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DENTISTS ATTRACT NEW CUSTOMERS WITH DRUM & BASS
Dentists across Montreal are raving about Drum & Bass after the successful launch of their Oral Hygiene/Aural Hygiene campaign. “Dentistry hasn’t evolved all that much over the last few decades,” says Amir Khaledra, the president of the Quebec Dental Supremacy Foundation. “We wanted to change that, so the dentists of Montreal got together and cooked up a new way to make dentistry exciting again. The result was our OHAH campaign, where we turn a trip to the dentist into a party."
As part of the OHAH campaigns, dentists have started playing Drum & Bass music during dental sessions. “You wouldn’t think that raving and dentistry go well together,” says Montreal dentist Yvette Couteau, “but they do! In fact, I feel that dancing to DnB while I operate on my patients has really improved my skills as a dentist."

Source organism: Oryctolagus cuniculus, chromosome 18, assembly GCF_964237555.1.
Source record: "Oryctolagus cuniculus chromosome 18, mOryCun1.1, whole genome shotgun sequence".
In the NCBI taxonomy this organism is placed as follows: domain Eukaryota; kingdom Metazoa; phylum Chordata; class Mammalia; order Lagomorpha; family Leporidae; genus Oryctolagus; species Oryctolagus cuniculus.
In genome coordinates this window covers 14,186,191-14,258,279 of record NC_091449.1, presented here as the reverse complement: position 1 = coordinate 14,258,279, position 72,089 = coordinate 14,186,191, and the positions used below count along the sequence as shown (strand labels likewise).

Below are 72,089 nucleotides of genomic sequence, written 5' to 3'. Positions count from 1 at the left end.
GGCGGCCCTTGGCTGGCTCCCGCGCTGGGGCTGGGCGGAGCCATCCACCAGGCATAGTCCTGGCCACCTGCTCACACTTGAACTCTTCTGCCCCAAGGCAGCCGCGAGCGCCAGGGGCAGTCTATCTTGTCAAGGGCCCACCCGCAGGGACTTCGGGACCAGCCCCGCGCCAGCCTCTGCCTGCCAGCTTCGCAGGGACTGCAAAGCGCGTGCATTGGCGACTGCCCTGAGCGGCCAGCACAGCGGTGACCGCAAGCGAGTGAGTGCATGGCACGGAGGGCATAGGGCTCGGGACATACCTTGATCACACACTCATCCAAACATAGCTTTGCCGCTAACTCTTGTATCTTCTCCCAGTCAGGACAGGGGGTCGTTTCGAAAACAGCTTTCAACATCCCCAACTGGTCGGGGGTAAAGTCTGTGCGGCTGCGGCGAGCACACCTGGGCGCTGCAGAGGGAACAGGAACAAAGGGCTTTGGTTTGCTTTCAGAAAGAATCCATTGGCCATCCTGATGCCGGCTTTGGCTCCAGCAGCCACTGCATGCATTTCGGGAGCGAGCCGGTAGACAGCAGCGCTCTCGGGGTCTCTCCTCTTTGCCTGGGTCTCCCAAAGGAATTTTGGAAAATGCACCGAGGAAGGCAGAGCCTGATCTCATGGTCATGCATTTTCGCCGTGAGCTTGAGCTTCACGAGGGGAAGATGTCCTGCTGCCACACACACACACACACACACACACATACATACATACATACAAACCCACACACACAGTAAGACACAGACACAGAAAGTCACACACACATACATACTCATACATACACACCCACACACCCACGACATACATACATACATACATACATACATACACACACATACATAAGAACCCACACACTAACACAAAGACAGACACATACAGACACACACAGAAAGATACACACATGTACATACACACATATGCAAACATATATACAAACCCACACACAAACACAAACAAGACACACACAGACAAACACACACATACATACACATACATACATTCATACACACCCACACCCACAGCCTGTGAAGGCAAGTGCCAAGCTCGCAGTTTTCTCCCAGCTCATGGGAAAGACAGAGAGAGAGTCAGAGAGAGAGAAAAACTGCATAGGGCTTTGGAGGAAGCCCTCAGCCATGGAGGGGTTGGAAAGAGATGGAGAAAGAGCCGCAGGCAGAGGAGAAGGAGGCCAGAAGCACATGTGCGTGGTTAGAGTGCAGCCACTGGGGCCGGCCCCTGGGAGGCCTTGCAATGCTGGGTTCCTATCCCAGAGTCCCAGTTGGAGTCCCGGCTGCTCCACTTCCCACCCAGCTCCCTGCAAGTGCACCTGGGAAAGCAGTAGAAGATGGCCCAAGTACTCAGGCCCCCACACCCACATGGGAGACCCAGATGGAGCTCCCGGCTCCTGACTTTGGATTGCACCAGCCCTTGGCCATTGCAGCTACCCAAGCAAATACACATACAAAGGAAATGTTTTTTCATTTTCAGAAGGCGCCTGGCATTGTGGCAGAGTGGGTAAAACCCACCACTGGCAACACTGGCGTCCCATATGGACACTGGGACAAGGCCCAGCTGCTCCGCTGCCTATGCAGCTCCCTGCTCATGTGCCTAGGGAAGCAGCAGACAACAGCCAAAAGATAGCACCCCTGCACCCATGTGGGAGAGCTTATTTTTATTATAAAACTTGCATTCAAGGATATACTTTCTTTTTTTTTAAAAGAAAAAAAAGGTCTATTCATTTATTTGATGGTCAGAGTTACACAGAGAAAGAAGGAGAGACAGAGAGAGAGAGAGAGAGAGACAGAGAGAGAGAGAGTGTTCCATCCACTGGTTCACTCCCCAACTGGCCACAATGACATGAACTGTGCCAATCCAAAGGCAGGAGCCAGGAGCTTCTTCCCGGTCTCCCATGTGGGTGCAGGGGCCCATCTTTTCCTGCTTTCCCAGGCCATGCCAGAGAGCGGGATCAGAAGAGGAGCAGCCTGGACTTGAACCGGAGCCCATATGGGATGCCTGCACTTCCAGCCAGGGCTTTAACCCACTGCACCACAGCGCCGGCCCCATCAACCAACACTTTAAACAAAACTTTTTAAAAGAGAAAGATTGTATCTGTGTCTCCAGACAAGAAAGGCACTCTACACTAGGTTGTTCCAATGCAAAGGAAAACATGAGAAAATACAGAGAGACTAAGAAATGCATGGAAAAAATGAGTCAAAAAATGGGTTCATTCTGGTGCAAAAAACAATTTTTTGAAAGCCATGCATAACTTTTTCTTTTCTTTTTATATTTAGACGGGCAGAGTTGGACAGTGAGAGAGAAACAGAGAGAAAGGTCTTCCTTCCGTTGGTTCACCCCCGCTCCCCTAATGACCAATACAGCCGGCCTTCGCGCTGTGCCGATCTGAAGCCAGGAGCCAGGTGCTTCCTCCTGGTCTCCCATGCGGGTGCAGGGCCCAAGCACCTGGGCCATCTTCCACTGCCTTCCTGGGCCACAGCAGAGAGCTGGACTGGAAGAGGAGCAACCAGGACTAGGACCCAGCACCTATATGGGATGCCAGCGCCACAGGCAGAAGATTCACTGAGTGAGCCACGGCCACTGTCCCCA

Customers agree. “I used to dread going to dentist,” says former meth addict Brianna Grace, “but ever since my dentist started playing drum and bass during our appointments, I just can’t wait to go and have what’s left of my teeth checked out."
Rave Promoters are getting in on the act. “We’ve started inviting dentists to perform check-ups at our parties,” says party promoter Yoga Biddleson. “And ravers really seem to love it."
“I hadn't been to a dentist in years,” says 23-year-old McGale student Lee Sania. “But then I saw a dental booth at the EDM party I went to last Friday, and I said what the hell, you only live once. It was the best dental check-up I ever had. I was tripping on MDMA, the music was blasting, and there was a dentist all up in mouth. It was fantastic."
Raver dentistry has been so popular, that Amir says dentists across North America have been calling him to ask about it. “I think you’ll start seeing more and more dentists opening up booths at parties and clubs throughout the rest of Canada and the United States,” says Amir. “Dentistry just levelled up."
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